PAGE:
It Was Weather Balloon Georgia Not A Bomb - 5 Questions Answered About Them

Marshall Shepherd, Contributor, May 18, 2018

The city of Atlanta was temporarily on alert this week when a suspicious package was found near the Capitol building in Georgia's largest city. The headlines on Thursday May 17th were talking about a "suspicious package." It turned out to be a weather balloon launched but the National Weather Services in Peachtree City, Georgia earlier that morning. While it may look a bit strange to the average person, they are harmless. Here are five questions answered about weather balloons.

The Bizarre Convergence Of Atmospheric Science And Society In The Oakland BBQ Fiasco

Marshall Shepherd, Contributor, May 16, 2018

If you have been paying attention over the past few weeks, some U.S. citizens had encounters with authorities for doing routine things like waiting on a business meeting in a coffee house, buying candy, renting a housing property, joining a college tour, and performing community service by cleaning a public roadway.

Hurricane Season Starts June 1 - But Something May Be Brewing In The Gulf Now

By Marshall Shepherd, Contributor, May 14, 2018

Meteorologists like me are watching a rain-producing low pressure system as the new week begins. A low-pressure system has caught the eye of the National Hurricane Center. The system is also producing much-needed rainfall, and unfortunately some tornadic activity over parts of Florida. Will this system be the first named storm of the 2018 Atlantic hurricane season?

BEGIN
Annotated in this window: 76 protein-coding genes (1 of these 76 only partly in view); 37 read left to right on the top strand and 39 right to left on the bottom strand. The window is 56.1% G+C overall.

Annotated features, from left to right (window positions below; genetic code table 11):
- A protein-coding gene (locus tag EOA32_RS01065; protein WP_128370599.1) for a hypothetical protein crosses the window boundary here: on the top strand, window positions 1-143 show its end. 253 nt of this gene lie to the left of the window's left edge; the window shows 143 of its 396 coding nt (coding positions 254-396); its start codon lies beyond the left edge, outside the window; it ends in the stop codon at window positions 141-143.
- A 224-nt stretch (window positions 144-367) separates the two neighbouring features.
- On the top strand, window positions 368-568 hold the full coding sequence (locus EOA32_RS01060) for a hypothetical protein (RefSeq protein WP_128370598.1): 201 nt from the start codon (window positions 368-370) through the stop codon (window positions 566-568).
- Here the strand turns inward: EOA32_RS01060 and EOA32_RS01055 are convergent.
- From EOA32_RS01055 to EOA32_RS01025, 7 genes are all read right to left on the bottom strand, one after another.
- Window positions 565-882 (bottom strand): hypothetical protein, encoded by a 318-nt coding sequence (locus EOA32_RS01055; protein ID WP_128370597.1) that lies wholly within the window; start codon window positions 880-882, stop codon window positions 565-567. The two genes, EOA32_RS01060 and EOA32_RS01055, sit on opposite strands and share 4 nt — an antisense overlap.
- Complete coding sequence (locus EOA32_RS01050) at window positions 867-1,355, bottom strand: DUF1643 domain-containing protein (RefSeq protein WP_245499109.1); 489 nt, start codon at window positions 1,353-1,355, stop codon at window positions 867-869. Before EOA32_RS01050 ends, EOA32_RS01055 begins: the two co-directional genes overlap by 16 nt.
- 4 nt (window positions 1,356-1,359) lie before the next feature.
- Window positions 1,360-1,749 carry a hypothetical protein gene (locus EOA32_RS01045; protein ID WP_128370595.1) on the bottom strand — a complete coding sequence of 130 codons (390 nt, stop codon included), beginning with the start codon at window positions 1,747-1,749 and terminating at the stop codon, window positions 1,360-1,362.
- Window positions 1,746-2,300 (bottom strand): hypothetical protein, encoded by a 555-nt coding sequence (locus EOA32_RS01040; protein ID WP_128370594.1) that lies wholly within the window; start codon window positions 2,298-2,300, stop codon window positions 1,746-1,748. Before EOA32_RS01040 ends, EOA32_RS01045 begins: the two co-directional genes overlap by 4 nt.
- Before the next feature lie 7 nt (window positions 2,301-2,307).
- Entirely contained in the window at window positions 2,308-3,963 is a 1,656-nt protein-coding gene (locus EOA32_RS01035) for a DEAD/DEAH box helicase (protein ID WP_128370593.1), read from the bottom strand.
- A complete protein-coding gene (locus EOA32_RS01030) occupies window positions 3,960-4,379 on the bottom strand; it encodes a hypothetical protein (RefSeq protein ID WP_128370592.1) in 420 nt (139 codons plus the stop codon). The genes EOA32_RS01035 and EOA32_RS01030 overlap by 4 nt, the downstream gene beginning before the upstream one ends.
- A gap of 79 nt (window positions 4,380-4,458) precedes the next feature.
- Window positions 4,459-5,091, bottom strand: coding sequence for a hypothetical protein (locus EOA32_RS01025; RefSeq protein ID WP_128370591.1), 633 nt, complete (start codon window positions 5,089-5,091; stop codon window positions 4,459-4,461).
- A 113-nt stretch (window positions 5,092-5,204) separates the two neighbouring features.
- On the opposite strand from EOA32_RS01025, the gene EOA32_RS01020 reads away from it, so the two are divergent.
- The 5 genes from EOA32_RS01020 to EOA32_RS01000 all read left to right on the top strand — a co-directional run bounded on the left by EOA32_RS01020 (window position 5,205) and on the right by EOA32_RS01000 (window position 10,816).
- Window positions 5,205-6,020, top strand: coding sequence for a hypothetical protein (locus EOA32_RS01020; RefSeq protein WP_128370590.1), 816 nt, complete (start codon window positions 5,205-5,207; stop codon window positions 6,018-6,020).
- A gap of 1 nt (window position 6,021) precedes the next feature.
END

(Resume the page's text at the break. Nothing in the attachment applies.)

Subtropical Cyclones Don't Form Near Chile - One Just Did And Why That's Weird

I am often amazed at the Earth. It is such an amazing planet. All aspects of weather fascinate me, and my sheer awe of it defined my career pathway early on. When I see something extraordinary, it captures my attention even more. Meteorologists and weather enthusiasts marveled at something quite amazing this week. A tropical cyclone-like feature formed off the coast of Chile. Yep, that one in South America. Technically, it is what we call a subtropical cyclone. What does that mean and just how rare is this?

It's A Common Myth That Tornadoes Avoid Cities - But It's Not True

By Marshall Shepherd, Contributor, April 17, 2018

As a former NASA scientist and current professor at a major university, one of my primary research areas has been how urban environments interact with weather and climate processes. One of the things that I have feared throughout my career is the prospect of tornadoes ravaging densely populated cities.